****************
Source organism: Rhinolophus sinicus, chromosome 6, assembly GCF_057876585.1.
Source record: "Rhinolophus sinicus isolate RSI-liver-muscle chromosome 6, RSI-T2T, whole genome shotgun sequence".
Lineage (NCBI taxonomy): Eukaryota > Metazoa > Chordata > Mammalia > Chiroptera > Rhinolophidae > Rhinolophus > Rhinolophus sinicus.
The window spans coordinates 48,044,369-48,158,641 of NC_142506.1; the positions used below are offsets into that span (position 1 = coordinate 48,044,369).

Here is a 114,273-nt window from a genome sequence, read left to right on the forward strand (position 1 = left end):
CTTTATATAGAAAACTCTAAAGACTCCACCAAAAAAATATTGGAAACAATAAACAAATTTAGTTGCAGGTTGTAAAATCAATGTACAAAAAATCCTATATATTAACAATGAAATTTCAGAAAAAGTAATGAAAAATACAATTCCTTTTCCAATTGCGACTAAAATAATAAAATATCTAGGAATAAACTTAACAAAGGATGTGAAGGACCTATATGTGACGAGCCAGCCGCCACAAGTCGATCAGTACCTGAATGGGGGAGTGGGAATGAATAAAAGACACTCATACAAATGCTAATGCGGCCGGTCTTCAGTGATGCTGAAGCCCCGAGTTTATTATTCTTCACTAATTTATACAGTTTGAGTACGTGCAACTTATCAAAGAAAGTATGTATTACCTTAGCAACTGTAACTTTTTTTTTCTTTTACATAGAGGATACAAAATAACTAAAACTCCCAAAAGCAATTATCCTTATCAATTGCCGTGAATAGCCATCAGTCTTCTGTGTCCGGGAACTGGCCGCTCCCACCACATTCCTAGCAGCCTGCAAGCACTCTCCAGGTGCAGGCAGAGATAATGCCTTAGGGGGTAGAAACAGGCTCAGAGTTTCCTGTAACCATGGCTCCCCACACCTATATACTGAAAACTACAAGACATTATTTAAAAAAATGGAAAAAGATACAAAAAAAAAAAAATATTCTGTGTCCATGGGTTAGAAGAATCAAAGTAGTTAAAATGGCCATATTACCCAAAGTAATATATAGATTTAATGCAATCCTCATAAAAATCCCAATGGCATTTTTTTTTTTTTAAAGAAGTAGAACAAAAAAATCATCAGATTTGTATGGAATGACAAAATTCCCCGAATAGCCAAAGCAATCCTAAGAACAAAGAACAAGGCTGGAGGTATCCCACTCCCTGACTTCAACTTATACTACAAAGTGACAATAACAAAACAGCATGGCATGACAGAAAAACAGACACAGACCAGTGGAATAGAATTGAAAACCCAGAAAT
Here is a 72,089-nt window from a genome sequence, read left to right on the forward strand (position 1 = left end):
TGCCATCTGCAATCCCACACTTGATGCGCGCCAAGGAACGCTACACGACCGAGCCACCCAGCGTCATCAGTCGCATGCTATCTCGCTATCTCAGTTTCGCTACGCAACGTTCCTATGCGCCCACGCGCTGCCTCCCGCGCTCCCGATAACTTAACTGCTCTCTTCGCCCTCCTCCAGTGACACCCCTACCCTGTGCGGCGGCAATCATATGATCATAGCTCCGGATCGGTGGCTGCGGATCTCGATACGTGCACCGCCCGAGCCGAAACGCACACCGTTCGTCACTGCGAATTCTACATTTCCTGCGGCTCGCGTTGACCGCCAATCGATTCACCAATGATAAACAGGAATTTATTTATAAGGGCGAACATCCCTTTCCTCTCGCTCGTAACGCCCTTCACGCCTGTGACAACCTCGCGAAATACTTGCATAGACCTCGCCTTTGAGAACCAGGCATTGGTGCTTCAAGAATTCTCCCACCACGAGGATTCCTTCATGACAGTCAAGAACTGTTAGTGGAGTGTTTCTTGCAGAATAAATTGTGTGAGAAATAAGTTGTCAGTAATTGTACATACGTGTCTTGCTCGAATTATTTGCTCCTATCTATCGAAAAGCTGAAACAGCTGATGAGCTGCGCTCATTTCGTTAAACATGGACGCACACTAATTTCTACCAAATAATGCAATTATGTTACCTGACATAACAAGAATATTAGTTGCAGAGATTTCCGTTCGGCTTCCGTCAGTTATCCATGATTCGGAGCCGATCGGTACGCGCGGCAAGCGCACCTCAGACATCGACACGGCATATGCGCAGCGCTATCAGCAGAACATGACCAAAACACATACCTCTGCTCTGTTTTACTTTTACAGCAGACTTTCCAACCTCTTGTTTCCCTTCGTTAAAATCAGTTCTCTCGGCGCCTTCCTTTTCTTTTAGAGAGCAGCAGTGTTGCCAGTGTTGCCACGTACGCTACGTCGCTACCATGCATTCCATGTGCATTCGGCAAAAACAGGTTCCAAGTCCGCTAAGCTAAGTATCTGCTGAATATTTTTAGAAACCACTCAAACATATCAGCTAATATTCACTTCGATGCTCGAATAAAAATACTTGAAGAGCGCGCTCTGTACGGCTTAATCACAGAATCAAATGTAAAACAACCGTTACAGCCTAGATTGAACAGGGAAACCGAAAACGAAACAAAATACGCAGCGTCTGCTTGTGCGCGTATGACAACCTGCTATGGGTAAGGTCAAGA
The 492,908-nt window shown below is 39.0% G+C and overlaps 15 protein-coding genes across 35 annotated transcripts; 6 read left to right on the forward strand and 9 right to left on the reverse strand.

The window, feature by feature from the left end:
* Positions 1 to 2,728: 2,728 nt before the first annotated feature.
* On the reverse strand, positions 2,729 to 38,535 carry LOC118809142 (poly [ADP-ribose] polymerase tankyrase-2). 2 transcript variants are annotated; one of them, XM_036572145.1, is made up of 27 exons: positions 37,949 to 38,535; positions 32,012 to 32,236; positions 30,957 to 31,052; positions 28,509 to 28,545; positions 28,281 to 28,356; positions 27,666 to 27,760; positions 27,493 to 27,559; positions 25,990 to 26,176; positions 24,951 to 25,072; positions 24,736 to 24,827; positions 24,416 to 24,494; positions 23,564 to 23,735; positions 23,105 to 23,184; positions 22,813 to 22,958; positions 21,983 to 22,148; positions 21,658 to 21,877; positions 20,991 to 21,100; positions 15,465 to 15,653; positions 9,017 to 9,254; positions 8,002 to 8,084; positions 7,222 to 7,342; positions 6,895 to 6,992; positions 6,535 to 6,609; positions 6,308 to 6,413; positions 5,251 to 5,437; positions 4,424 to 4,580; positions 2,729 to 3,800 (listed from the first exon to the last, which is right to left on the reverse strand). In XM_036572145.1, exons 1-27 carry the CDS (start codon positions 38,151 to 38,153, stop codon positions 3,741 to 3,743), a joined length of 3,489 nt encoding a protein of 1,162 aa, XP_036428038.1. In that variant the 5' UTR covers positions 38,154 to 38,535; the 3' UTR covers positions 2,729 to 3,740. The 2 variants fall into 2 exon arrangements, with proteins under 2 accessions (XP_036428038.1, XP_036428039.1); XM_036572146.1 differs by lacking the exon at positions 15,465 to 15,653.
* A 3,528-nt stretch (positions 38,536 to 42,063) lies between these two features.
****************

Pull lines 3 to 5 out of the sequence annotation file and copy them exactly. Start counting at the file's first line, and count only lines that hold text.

Lineage (NCBI taxonomy): Eukaryota > Metazoa > Chordata > Mammalia > Chiroptera > Rhinolophidae > Rhinolophus > Rhinolophus sinicus.
The window spans coordinates 48,044,369-48,158,641 of NC_142506.1; the positions used below are offsets into that span (position 1 = coordinate 48,044,369).

Here is a 114,273-nt window from a genome sequence, read left to right on the forward strand (position 1 = left end):